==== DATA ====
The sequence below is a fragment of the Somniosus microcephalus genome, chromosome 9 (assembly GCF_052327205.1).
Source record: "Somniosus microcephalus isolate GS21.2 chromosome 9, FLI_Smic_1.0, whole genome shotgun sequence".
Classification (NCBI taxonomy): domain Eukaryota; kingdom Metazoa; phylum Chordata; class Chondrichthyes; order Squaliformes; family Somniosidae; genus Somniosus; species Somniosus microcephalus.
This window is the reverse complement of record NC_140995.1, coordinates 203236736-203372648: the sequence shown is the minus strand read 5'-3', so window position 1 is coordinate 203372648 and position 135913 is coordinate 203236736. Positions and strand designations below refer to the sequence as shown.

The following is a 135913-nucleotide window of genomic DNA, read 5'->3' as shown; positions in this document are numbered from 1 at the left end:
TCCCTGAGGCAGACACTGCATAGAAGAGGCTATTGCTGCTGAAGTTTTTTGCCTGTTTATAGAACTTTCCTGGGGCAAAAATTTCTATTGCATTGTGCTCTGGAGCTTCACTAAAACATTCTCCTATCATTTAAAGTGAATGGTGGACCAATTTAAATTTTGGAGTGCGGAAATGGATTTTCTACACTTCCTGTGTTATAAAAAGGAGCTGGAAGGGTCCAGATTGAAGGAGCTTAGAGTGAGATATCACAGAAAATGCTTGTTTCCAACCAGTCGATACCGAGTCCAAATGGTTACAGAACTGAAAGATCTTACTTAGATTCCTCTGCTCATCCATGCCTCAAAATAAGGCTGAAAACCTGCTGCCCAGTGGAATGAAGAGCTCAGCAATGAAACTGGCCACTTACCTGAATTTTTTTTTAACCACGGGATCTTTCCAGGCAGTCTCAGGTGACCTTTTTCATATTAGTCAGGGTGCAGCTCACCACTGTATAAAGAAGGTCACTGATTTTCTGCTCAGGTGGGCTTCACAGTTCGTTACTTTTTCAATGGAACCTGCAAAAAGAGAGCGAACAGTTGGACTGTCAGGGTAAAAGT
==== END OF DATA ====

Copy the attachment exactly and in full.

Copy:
The sequence below is a fragment of the Somniosus microcephalus genome, chromosome 9 (assembly GCF_052327205.1).
Source record: "Somniosus microcephalus isolate GS21.2 chromosome 9, FLI_Smic_1.0, whole genome shotgun sequence".
Classification (NCBI taxonomy): domain Eukaryota; kingdom Metazoa; phylum Chordata; class Chondrichthyes; order Squaliformes; family Somniosidae; genus Somniosus; species Somniosus microcephalus.
This window is the reverse complement of record NC_140995.1, coordinates 203236736-203372648: the sequence shown is the minus strand read 5'-3', so window position 1 is coordinate 203372648 and position 135913 is coordinate 203236736. Positions and strand designations below refer to the sequence as shown.

The following is a 135913-nucleotide window of genomic DNA, read 5'->3' as shown; positions in this document are numbered from 1 at the left end:
TCCCTGAGGCAGACACTGCATAGAAGAGGCTATTGCTGCTGAAGTTTTTTGCCTGTTTATAGAACTTTCCTGGGGCAAAAATTTCTATTGCATTGTGCTCTGGAGCTTCACTAAAACATTCTCCTATCATTTAAAGTGAATGGTGGACCAATTTAAATTTTGGAGTGCGGAAATGGATTTTCTACACTTCCTGTGTTATAAAAAGGAGCTGGAAGGGTCCAGATTGAAGGAGCTTAGAGTGAGATATCACAGAAAATGCTTGTTTCCAACCAGTCGATACCGAGTCCAAATGGTTACAGAACTGAAAGATCTTACTTAGATTCCTCTGCTCATCCATGCCTCAAAATAAGGCTGAAAACCTGCTGCCCAGTGGAATGAAGAGCTCAGCAATGAAACTGGCCACTTACCTGAATTTTTTTTTAACCACGGGATCTTTCCAGGCAGTCTCAGGTGACCTTTTTCATATTAGTCAGGGTGCAGCTCACCACTGTATAAAGAAGGTCACTGATTTTCTGCTCAGGTGGGCTTCACAGTTCGTTACTTTTTCAATGGAACCTGCAAAAAGAGAGCGAACAGTTGGACTGTCAGGGTAAAAGT